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Lethbridge Herald Newspaper Archives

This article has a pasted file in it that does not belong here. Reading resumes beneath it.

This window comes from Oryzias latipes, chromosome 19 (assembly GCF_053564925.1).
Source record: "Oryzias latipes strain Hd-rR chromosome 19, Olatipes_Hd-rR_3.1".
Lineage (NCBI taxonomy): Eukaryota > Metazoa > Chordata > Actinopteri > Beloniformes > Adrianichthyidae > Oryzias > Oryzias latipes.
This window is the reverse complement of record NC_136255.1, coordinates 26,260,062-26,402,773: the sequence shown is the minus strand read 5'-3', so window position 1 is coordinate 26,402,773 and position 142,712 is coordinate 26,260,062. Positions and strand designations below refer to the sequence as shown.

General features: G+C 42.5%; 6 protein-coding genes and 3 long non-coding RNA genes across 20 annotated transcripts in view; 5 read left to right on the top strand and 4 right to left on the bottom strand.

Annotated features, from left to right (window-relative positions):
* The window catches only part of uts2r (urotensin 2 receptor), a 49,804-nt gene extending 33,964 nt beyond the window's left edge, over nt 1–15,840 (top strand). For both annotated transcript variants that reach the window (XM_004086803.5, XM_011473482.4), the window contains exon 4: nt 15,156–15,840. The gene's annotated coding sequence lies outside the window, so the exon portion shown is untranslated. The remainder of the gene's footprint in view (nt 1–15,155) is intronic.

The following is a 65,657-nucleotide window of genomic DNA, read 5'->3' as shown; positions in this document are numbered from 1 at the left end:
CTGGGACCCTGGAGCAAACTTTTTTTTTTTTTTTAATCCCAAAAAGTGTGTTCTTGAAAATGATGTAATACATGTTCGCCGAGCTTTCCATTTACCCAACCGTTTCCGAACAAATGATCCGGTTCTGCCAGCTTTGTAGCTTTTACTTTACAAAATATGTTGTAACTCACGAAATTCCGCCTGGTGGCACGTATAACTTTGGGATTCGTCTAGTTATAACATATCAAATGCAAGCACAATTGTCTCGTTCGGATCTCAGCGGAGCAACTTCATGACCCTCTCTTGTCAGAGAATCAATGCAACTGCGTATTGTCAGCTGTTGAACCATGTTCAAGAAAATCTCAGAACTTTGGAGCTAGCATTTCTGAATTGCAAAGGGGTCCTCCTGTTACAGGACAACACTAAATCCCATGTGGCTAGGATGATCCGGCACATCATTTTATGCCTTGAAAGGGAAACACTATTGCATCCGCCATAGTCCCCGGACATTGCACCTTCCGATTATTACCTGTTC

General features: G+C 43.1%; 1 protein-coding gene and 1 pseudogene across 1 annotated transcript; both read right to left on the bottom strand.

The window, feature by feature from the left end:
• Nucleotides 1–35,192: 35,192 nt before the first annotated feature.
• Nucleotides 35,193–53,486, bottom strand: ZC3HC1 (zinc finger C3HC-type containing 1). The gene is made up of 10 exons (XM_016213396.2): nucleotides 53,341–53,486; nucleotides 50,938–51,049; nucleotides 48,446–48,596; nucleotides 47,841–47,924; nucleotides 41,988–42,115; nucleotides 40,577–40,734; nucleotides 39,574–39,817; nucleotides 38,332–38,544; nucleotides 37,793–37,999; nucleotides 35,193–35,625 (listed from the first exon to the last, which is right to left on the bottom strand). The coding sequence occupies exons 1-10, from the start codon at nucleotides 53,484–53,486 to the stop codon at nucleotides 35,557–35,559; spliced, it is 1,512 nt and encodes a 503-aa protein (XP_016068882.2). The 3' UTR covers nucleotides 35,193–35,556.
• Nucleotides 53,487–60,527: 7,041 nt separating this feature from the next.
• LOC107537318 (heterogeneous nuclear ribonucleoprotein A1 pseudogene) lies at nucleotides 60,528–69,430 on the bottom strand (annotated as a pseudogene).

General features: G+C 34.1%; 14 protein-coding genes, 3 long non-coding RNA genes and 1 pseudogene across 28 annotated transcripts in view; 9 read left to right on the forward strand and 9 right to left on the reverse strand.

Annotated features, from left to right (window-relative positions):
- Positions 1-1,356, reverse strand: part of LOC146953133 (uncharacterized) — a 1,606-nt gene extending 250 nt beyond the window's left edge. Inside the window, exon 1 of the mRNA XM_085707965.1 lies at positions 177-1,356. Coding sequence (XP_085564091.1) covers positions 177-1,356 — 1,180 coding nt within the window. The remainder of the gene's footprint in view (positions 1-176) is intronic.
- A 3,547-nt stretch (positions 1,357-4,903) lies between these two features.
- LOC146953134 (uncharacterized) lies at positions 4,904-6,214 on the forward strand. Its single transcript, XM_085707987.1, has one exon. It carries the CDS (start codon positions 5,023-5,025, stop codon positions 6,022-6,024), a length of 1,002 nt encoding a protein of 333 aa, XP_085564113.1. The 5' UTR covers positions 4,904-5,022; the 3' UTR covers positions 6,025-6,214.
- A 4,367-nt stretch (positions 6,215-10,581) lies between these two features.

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Lethbridge Herald (Newspaper) - April 19, 1916, Lethbridge, Alberta PAGE FOUR THE LETHBRIDGE DAILY HERALD IctbbriDfle, Hlbcrta DAILY AND WEbKLY Subscription Rata*: Daily, delivered, per week ..... lOo Dally, delivered, car year ......J5.00 Dally, by mall, per year......;.�3.00 BVatkly. by mail, per year ......JlOO TELEPHONES Voitness Offlc. ............... auutertal OUla* ............... W. A. Buchanan John Toirane* Uaiuicl&C Dlrcotor Bualceti Maoasar "ioui Iking and Country iMosd You Right Now ROUND THE CIRCLE OF THE WAR The most encouraging announcement In yesterday's war news was the capture by the Russians of the Turkish Black Sea port of Terbliond. This port Is the most important Turkish city In Asia Minor, and is one of the main objectives of the Russian campaign In that theatre of war. The Germans continue their bombardment at Verdun, on the west side of the Mouse. There is UtUe other ttctlTlty In this quarter. The French announce that they baye captured the submarine which sank the British steamer Sussex and bare taken the crew prisoners. Austria, it Is said, will shortly make efforts to abandon her share In the ^ar. In view of her grave domestic pituatton. It la stated that the 0�rman government has commandeered all the savings accounts in the national banks. In order to raise her latast war loan. BAM HUGHES AND THE KVTE CHARGES Sir Sam Hughes' much-heralded explanation has been given, and about the only thing that can be said about It Is that It doesn't explain. For all the Information contained In the dispatches he might just as well have kept his seat. The one feature of his speech In the house yesterday that stands out Is that Sir Sam Intends to protect his protege, Col. J. Wesley Allison, to the last ditch. Allison, he said, had saved the country millions of dollars -^how or when we are not told. Sir Bam doesn't know what Col. J. Wesley is making out of the war contracts, and presumably he doesn't care so long as, in his opinion. Col. J. Wesley Is "saving the country millions." Col. J. Wesley's profit as a middleman may be 100 per cent.-that doesn't concern Sir Sam. He will fight for Alll-Bon to the last. The minister of mllltia made in-other explanation that doesn't explain. He said that the memb-^ra could have obtained any Infonration they wanted from General Bertram or Col. Carnegie of the munitions committee. This hardly tallies with the efforts on the part of members of parliament to obtain Information about contracts in the past, and the Invariable answer that the munitions board is an Imperial body and not therefore required to give Informs-tlon to the Canadian parliament. That was the stand taken by Premier Borden. Friends of the Consenratlre govern-ment at Ottawa cannot but be dls. appointed by Sir Sam's weak explanation In which he studiously avoided the Issue and, with others, will be Inclined to believe that the action of the government In taking the administration of the mltltla department out of Blr Sam's hands for the time being is significant of a permanent change. SAM HUOHia AND "THE LICENSE TO LOOT" It might be eossMered by many Vho are not familiar with all the Workings of the old munitions committee that the manulacturers ot Canada were satlafled as a whole with the manner In which contracts for munitions -were handled. Knowing the previous verj- cordial relations between the government at Ottawa and the manufacturers one might readily consider that they had been �well treated and would have no kick to make over the handling of war contracts. Such, however, is far from being the case. "Industrial Canada." the organ. of the manufacturers, hits straight from the shoulder In condemnation of the scandalous manner in which contracts have been handed to American mushroom companies. The Toronto Globe, dealing with the nttltude of Industrial Canada, says: . "In an article on the fuse scandal published elsewhere In this Issue, Industrial Canada, the organ of the Canadian Manufacturers'- RBsoclation, does not mlnoe words. It Is pointed out that eighteen months ago the as. Boelatlon approached the government in a �pirlt of helpfulness to point out weaknesses that existed In relation to war contracts. The reception given Its suggestions was not of a character calculated to Invite further co-opera-tion. Other warnings given by friends of the government to the prime minister passed unheeded. The situation became. Intolerable, and "the license to loot had to be terminated." After this very blunt statement, and after declaring that Sir Robert Borden's own record precludes the thought that his refusal to intervene was due to any desire to shield corruption. Industrial Canada proceeds to disclose a condition of affairs respecting the fuse contracts fully warranting the statement that the license to loot had to b terminated. It Is shown that Messrs. T. A. Russell and Uoyd Harris of the Russell Motor Co., who tried to obtain for their company fuse orders that had lain In the handi of the shell committee from Novem bar. 1914, to April, 1?15, were referred by General Hughes to Col. Allison In the Manhattan Hotel, New York, for details. They sought. Instead, to do business with the shell committee, but wore again referred to Allison, who was said to have the matter Id hand with prospective contractors in the United States. Finally they obtained a promise from the committee that one million of the Ave million fuses required would be held pending the receipt of a tender from them. They were given two weeks only In which to make their Inquiries and calculations and to put in their tender. On May 25, 1915, they tendered for a million fuses at $4.20. On May 19, six days before their tender wag put In, and regardless of the promise to hold the business open, the shell committee awarded contracts for the whole five million fuses to companies promoted by Allison and his associates. Of the fuses a small portion was to be made at J4 each, but the price of the majority was |4.o0. I..ater the Russell Motor Co. made a contract under which these fuses are being made for each. Industrial Canada asks: "Were binding commitments regarding the business made over the heads of the shell committee? If so, by whom, and for what 'purpose?" and adds: "There would seem to be something behind all this calling for exrlana-tlon. For over five months the committee had been waiting on the convenience of United States promoters to get over $20,000,000 worth of contracts signed. At last a real opportunity presents Itself of getting the business placed in Canada. For the sake of gaining only six days' time, not in the actual delivery of the fuses, but simply In the signing of a contract for their manufacture, and without waiting those extra six days to see what the competitive tender was going to be, a committee of Canadian business men violate a promise, pass up honest Canadian capital and honest Canadian labor in order to provide a feast for a bunch ot Yankee grafters, and Incidentally assent to an arrangement for plundering tlie British treasury to the tune of $2,-000,000! There must be a reason, and the reason should be made known." Sir Sam Hughes has the floor. Why were Allison and his associates given their license to loot?" WEDNESDAY, APRIL 19, 1916. BOBLOPG UNION MADE GLOVES OVERALLS 1 R.G. LONQ aCO. uMiTM I F)ICKED UP IN ASSINGIZIZZI FOR THE BUSY MAN James Lamont, aged 79, who entered the service ot the Qrand Trimk railway 52 years ago, and remained In its employ In different capacities for 45 years, died at Toronto. Capt. Alfred T. Shaughnessy, who was killed in action in Franca, -was burled near where he fell, and after the war a monument will be erected there to his memory. No trace has been found of the four motion picture actors and their guide who are reported from Belden, Plumas county, Calif., as having been lost In the lake region northeast of Bucks ranch. The missing are Raine Ewell, Ben Bothwell, Knute RaUam, Edward Cecil and a guide whose name has not been given out. P. M. Bowler, called dean of the lawyers of southern Nevada, drank poison and died, rather than face a client whose case he had lost because of an inadvertent error. He left a note saying it was his first error of that sort in 40 years' practice and that he preferred death to facing the man who retained him. Results of 30 days' recruiting In U. S..-\.., announced by the war department showed 1G.S17 applications and acceptance of 3527 recruit?. During the last nine days San Francisco led with 531 applications and 101 acceptances; Chicago was second with 447 applications and 80 men accepted and New York third with 400 applications :yid 59 acceptances. As a measure for the conservation of the potato supply In Germany, the bundesrath has Issued an order regulating the quantity which may be fed to animals until May 16. Ten pounds dally are allowed for horses, five pounds for draft cows, seven pounds tor oxen and two pounds for swine. One-quarter of these quantities are to be fed the animals if dried potatoes are used. BlacK- The very latest novelty- A black edged collar a for 50c. Ask your dealer Or Hut edzed "BL UEBIRD" TOOKE COLLARS Admitted the best quality and best fitting; in Canada TOOKE BROS.. LIMITED MONTREAL Oswald Baynea Fysh, one of Moose Jaw's most prominent old-timers who came here In 1883, died of anaemia. Mr. Fysh was a member of Moose Jaw's second council and had served In various public capacities during his residence In the city. He was bom at London, Ont., In 1S57. He is survived by a wife and family of 11 children. The plan for sending of foodstuffs Into Russian Poland submitted to the Russian government, has met with approval. The relief plan will take the following shape: The Rockefeller Foundation will undertake the task of supplying food to the Inhabitants of six Polish city centres. The Germans on their part, are to make provision for the remainder of the occupied area, at the same time Insuring entire freedom of the American enterprise, guaranteeing that foodstuffs shall not bo exported from Poland and forbidding their troops from using local foodstuffs. GET AFTER BULGARIANS St. Catharines, Ont., April 17.-A detachment ot the 9Sth battalion was sent today to Port Weller, where a body of Bulgarian laborers on the ship canal, demanding 25 cents an hour Instead of 20, this morning quit work and then chased Russians, Italians and men of other nationalities away, pelting them with stones, The police and militia were hurriedly telephoned for. Serious trouble was not anticipated, as the strikers are apparently not armed. Several hundred men are concerned. Wben will Yoa Save U you don't Save NOW? Though your salary or Income will no doubt Increase, so will your expenses-and many find that the latter n:ore than keep pace with the former. Now Is the time to start a Reserve Fund -and the Savings Department of the Union Bank of Canada la the place to keep It. Deposit the extra you have on hand now-you can open u account vUh any sum, down to one dollar-and draw interest oa It . a. R. TINNING, Mtnaaef H. E. SANDS, Aotlng Managor LEThBRIDOE BRANCH GRASSY LAKE BRANCH PRICES LOWEST IN YEARS KEEL'S SPECIAL SUIT We face the fact that the selling time for Spring Clothes is now on, and Easter-time is the most suitable occasion for a change in Men's Attire. This Special Sale offers you inducements to dress up in a "Fashion-Craft" Suit at prices lowest in years. Buy now while in time. NOTE-Sale Positively Closes on Sat. Night Note These Striking Reductions in Price of ''Fashion Graff" Suits and Overcoats $15.00 Buits, special sale price................... $9.50 $17.50 Suits, special sale price....................$11.50 $20 Suits, special sale price.....................i?lJJ..50 ^S'22.50 Suits, special sale price.................$1(�,.50 .$'25.00 Suits, special sale price..................$18.50 .$28.00 Suits, special sale price...................i;2J.OO 630.00 Suits, special sale price..................$22.50 Take advaiitao-e of our special offers. Exercise as much judgment in buying as in earning. Men's Shoes We are sole agent for the best American shoe. Exclusive styles and leatliers, prices i'roia $(5.00 to $8.00. Tliese shoes are in a class by themselves. Look l)ettcr, last longer and keep their shape till discarded. Men's Neckwear In the swcllcst Silks, patlerns and styles. � Prices from........25c to $1.00 Test our Better Shirts Do yon enjoy Shirts Ihivl arc a little din"ei-enl, a little belter inadc, more style than you see on most men? U' you do you'll ijc greatly intere.sl-ed ill our Spring stj'les. All sizes, new fabrics, new patlerns, all sleeve lengths. Prices-$1.00, $1.50, $1.75, $2.50, $3.00 and $4.00 Spring Hats for Men and Young Men We have Uie correct Hal for every face, head and age of men -who come to us. Prices from..............................$1.50 to $5.00 These are all new colorings and new Uimmings, and all the new models and blocks. OLIVER BLK. KEEL FIFTH ST., S. THE PATRONAGE LIST The secretary of state. In reply to E. M. Macdonald, ot Plctou, declares that the patronage system as It prevailed previous to 1911 U no longer carried out by the pristnt admlnti-tmtton. What raaJljr hAppana la this, accordlnr to tbe offietal nyort: "Wlien In anr d�BMtmMt tiMra le ocoulon t� mall* oompantUTAir �mail aa4 lB�tfnl&c�nt puTchMM ta TCtpwt ot wbloh the nsual �T*eUM ot ���^ Ing the s�ia* by dvartltliic tor tMd. en would b� dUproporttonataty peneiv* and heao* Impractlcabla, tha names ot reliable persona or firm* from whom the same may be con-venlenUy procured, having regard to the place where such supplies are needed, must necessarily be obtained." This Is a splendid example ot saying nothing In a multitude ot words. What the public would like to know is whether Liberals and Conservatives alike are among the "names of reliable firms or persona" from whom goods may be conveniently procured, or whether the Grits are classed as unreliable in such matters, as well as Inconvenient, The truth is that there seems to be a patronage list containing only the names of political partisans In possession of both parties. When the Tories are In power the contracts go to those on their list only; when the Grits are In ofllce only members oj the true political faith let the plums. This rule Is apparently departed from only In oases of extreme urgency or when the goods regulred are not ob. talnable from any ot the dealers or middlemen on the party list. Why quibble about what Is regarded as an open secret? And since the burning of the parliament buildings the patronage list has been having a merry time of It In Ottawa and elsewhere. If all reports be true.-Ottawa GUI- INO FARIRS HAVE WHEATS Liomond, April 17.-A number of farmers around here have their wheat �own. Bveryone U putting in an aver-a|� large area, Chla. Koch putting In 700 acroB this year. liMit Thursday was an exciting day far LoMMmA. A stampede filled up moat ot tha afternoon, four rough rid-ra ahowlng their ability on some very bad horses. Two homes stampeded through the watching crowd, knocking Mrs. Plunkett and Mrs. Manning down, one of them stepping on the former, who la now suffering from a sore chest. A baseball match followed and as the opposing team backed down, a team was picked from the Armada boys In civilian clothes, but were defeated, 4 to 9 bolne the hcure. The Kingston Comedy company gave a concert at night and tlio crowd heartily enjoyed them. This company travels along this line visiting each place every two months. After the concert there was a dance. Miss Sylvia Donnelley has taken the agency for the Nordhelraor pianos here. Miss Webster, sister of the merchant here, baa opened a millinery shop. The farmers are burning tholr stubble and straw stacks these days, cauB-Jng tha town and locality to bo enveloped In smoke, Next Sunday being Easter there will be special music In Lomond church. Jlmmle Shaw's brother who Ua� been training In Calgary since January, Is here on a visit. Ira Donnelley has bought nnothor woU-drllllng machine. Ho has hlreS Pete Westbyo to run this one while he will look after the other one. Ho bus drilled a woU for Harry Burno and Is now drilling for Mr. Pickett sr, Mr. W. H. AHhmore, of Fenile, has been calling on old frionds around here during tho past wook. BRITISH BOMBS BURST IN TURK WAR MINISTRY London, April 18.-In the arltlsli attack on Constantinople Friday even- ing the bombs dropped by raiders burst la the war ministry,, according to a report from Salonikl forwarded by tho Athens corrospondont of tha Exchange Telegraph. The dispatch adds that another bomb burst In the powder factory at Makoekue, which blew up. There were numeroi^R casualties. iiiiiimTiiiiiniiiiiii That early morning dose OS'' FRUIT SALT -is responsible for many a man's good health and business efficiency. A Hpoonfiil in a glaHS of water before breakfast means a clear brain for clear thinkinf;, a hearty appetite and a good difrenlion. It not only makes but ktepi yon well-because it is a n.ttural remedy. Try ENO'S for a few mornings nnU notice how much bettor you feel-how invigorated as a result of itH purifying, clcanning properties. But-remember there is only ona "FUUIT SALT"-ENO'S. Don't be per-suailed to buy worthleMi imitalions. Gat ENO'S-at your Druggist's. ^rtpared only by 4. C ENO, Ltd.,"FrailSalt Workt," LONDON, Ed|. SoU AitsU lot North Aawilc* HAROLD F. RITCHIE A CO. UHITED 10 McCAUL STREET. TORONTO ;